Community Police & Fire

With bond approved, work on new training facility could start next year

Posted on August 3rd, 2022 By:

Construction on the first project to be funded by the $80 million bond approved Tuesday by Gig Harbor Fire & Medic One voters could start next spring, Fire Chief Dennis Doan said.

Local firefighters could be using the new training facility as soon as 14 months after construction begins. The training facility, which will allow Gig Harbor Fire to conduct its own live-fire training, will be the first project to break ground.

That’s the plan, though there’s always a chance the timeline could get extended. 

“Our plan is a plan. It depends on how many contractors apply, what the bids look like” and myriad other factors, Doan said. “We’re excited to get going.”

Gig Harbor Fire & Medic One

Updated vote total

Updated totals released Wednesday by the Pierce County Auditor’s Office showed 66.21  percent of voters backing the bond. The fire district is already engaging with architects. Some permitting is already in place.

Next steps include getting an updated bond rating, selling the bonds and going out to bid in January. Doan said the district would “break ground as fast as we can.”

The training center will be located on property the district already owns on its campus near the corner of Bujacich Road and Sehmel Drive. The building will be 17,000 square feet, with four stories and a training tower. Bond funds will build an 11,400-square-foot support structure nearby.

Station improvements and safety

In addition to the training complex, the bond will pay to demolish and rebuild Station 51 at its current location on Kimball Drive.

Bond fund also will pay for major renovations for Station 58 on Bujacich Road; Station 53 on Fox Island; Station 57 on Crescent Valley Drive; and Station 58 in Artondale.

The stations lack sufficient ventilation and decontamination facilities. Contamination and poor ventilation contribute to job-related illnesses, including cancer. 

Cancer is the leading cause of line-of-duty death among firefighters, according to the International Association of Fire Fighters.

Gig Harbor Fire and Medic One Chief Dennis Doan in a gear storage room used by firefighters at Station 58.

Gig Harbor Fire and Medic One Chief Dennis Doan in a gear storage room used by firefighters at Station 58. Vince Dice

The timeline

Work on stations 57 (Crescent Valley), 53 (Fox Island) and 51 (Kimball Drive) will begin in 2024, if the plan goes according to schedule.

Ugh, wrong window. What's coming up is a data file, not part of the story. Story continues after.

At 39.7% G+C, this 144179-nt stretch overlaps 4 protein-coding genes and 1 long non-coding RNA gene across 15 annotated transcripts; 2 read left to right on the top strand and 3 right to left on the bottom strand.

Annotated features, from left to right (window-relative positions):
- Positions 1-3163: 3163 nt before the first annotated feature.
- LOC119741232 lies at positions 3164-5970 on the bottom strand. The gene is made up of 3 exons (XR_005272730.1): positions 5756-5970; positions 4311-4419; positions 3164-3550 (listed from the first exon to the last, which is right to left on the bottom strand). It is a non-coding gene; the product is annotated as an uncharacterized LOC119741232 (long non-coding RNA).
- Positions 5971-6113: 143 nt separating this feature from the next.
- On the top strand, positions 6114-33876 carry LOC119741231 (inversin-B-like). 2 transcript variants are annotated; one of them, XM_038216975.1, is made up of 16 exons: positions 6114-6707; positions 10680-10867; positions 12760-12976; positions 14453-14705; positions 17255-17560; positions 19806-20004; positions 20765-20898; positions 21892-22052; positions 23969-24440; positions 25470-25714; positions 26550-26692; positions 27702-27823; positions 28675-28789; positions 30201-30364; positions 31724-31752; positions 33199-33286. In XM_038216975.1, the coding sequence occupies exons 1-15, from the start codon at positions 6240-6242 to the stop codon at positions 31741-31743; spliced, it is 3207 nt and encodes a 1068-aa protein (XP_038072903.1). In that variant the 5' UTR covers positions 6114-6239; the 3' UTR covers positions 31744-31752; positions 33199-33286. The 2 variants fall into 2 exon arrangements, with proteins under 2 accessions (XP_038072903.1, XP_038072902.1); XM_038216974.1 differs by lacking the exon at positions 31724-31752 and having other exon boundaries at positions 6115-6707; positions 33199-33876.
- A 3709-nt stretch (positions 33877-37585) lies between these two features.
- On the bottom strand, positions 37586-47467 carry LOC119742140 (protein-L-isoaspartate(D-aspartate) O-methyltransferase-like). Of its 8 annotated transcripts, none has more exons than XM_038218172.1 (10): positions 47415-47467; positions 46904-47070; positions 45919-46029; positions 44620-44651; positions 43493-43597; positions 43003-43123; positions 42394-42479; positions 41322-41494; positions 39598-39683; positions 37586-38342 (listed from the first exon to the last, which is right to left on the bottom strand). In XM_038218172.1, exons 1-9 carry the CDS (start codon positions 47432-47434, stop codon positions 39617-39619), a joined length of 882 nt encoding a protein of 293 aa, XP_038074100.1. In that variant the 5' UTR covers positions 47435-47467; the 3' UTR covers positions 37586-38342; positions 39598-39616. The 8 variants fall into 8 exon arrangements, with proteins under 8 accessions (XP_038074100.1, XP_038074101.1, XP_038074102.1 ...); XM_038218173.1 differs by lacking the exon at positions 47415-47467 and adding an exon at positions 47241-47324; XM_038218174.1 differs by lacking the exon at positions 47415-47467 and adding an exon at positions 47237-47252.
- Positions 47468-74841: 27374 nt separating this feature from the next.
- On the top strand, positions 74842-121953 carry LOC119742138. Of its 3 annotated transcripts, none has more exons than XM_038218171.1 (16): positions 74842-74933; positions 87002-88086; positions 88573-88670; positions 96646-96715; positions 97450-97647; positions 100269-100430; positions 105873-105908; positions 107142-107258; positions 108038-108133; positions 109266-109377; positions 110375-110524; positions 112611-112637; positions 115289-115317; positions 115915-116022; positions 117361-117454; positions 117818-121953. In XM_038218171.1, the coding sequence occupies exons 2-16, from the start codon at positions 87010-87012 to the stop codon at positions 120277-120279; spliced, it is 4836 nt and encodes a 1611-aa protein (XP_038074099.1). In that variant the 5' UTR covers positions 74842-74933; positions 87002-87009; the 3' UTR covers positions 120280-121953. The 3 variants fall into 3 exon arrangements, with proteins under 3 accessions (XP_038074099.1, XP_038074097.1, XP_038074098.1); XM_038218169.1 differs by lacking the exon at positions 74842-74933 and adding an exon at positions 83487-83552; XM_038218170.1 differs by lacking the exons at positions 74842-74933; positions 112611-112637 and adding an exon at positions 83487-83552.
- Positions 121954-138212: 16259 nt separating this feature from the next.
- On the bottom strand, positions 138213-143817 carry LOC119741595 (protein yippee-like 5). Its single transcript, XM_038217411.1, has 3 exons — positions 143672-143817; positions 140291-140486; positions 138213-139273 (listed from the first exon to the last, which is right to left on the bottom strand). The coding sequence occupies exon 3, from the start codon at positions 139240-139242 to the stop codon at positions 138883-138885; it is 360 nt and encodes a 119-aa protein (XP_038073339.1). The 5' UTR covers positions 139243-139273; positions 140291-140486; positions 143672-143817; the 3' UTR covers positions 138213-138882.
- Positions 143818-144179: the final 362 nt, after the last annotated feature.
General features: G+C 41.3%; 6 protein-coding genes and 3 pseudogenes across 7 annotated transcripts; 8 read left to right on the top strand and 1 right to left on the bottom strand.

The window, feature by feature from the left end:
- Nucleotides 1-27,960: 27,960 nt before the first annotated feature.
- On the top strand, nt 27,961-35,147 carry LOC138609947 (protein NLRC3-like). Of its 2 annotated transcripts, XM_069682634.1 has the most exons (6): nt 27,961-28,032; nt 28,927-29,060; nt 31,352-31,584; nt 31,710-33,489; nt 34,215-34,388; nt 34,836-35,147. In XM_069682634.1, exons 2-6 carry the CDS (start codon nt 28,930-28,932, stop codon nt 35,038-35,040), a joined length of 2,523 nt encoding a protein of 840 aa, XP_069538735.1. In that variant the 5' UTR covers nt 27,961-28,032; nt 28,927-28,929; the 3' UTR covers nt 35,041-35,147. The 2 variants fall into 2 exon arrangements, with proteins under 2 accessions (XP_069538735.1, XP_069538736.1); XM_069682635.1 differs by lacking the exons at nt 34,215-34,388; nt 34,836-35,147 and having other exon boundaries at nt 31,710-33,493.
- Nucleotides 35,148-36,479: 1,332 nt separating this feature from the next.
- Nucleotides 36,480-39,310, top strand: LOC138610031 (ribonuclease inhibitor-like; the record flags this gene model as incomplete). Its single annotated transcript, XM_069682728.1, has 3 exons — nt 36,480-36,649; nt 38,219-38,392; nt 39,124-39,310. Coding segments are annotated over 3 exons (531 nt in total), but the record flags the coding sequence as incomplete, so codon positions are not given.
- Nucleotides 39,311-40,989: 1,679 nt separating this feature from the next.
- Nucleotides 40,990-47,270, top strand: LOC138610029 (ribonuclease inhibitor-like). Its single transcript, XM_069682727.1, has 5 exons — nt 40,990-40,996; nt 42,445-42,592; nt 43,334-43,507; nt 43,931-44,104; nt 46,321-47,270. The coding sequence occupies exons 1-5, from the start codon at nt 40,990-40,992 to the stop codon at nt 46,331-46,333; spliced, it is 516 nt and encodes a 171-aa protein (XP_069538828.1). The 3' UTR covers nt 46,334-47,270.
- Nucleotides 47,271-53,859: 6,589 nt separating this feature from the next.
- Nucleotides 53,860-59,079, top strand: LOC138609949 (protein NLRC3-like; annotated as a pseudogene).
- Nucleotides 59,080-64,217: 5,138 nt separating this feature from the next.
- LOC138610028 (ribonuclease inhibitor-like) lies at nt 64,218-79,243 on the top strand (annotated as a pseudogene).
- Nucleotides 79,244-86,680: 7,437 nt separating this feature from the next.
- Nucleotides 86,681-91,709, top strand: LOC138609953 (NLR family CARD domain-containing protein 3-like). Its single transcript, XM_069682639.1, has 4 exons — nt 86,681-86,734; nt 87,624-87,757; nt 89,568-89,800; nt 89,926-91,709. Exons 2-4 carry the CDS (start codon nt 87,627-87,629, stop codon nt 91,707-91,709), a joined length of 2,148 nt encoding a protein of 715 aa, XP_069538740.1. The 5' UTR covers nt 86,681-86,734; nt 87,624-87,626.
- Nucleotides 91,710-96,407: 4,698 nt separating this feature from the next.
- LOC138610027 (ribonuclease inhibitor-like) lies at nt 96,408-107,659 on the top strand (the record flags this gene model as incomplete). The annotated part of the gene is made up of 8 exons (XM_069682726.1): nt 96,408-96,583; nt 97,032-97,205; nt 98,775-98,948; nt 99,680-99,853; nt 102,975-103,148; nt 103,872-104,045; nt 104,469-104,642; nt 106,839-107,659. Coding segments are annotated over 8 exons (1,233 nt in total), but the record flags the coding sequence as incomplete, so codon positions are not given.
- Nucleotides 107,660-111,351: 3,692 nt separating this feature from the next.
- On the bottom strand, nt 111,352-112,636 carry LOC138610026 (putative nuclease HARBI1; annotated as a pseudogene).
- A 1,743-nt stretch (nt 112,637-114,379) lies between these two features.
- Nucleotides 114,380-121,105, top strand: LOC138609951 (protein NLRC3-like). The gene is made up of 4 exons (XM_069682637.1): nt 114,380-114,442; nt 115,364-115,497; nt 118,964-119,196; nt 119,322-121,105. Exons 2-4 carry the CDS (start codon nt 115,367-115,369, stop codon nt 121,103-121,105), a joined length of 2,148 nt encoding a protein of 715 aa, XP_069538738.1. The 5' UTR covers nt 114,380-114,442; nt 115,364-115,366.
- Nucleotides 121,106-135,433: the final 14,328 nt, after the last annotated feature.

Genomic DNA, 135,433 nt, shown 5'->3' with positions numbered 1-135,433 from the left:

Gig Harbor Fire does not normally staff the Fox Island station full time, but it will during construction. While the Station 51 is demolished and rebuilt, fire companies from there will move to Fox Island. The same will happen with major remodels at the other stations.

Construction will continue into 2030. The completed stations will have amenities appropriate to a modern workplace and workforce. That includes locker rooms for both genders, which the stations currently lack.

Vote-counting continues, but “yes” votes have a commanding lead. Gig Harbor Fire celebrated the apparent election victory Wednesday. “The weight of getting it done on time and on budget will hit our shoulders” Thursday, Doan said.

“We really appreciate the community support for both our firefighters’ and our community’s safety,” Down added. “I truly believe this bond will save lives.”

A rendering of what Gig Harbor Fire and Medic One’s new training center would look like if voters approve a bond issue next month. Gig Harbor Fire & Medic One

Other updated election totals

Wednesday’s updated vote totals showed little change from election night.

Democrat Robyn Denson still leads the five-way Pierce County Council District 7 race with 58.92 percent of the vote. That’s nearly identical to Tuesday night.

Paula Lonergan (12.10 percent) is still tops among the four Republicans in the race. Joshua Harris (11.54 percent), Mitch Anderson (10.22 percent) and Chuck West (7.17 percent) trail.

Wednesday’s count also did little to change the shape of the 26th Legislative District Senate race. Democratic incumbent Emily Randall has 52.38 percent of the vote, while Republican challenger Jesse Young has 43.95.

A second Republican, David Crissman, has 3.58 percent of the vote. Crissman neither raised money nor attended campaign events.

The Auditor’s Office estimates that 48,000 votes still must be counted countywide. It’s unclear how many of those are from the Gig Harbor area.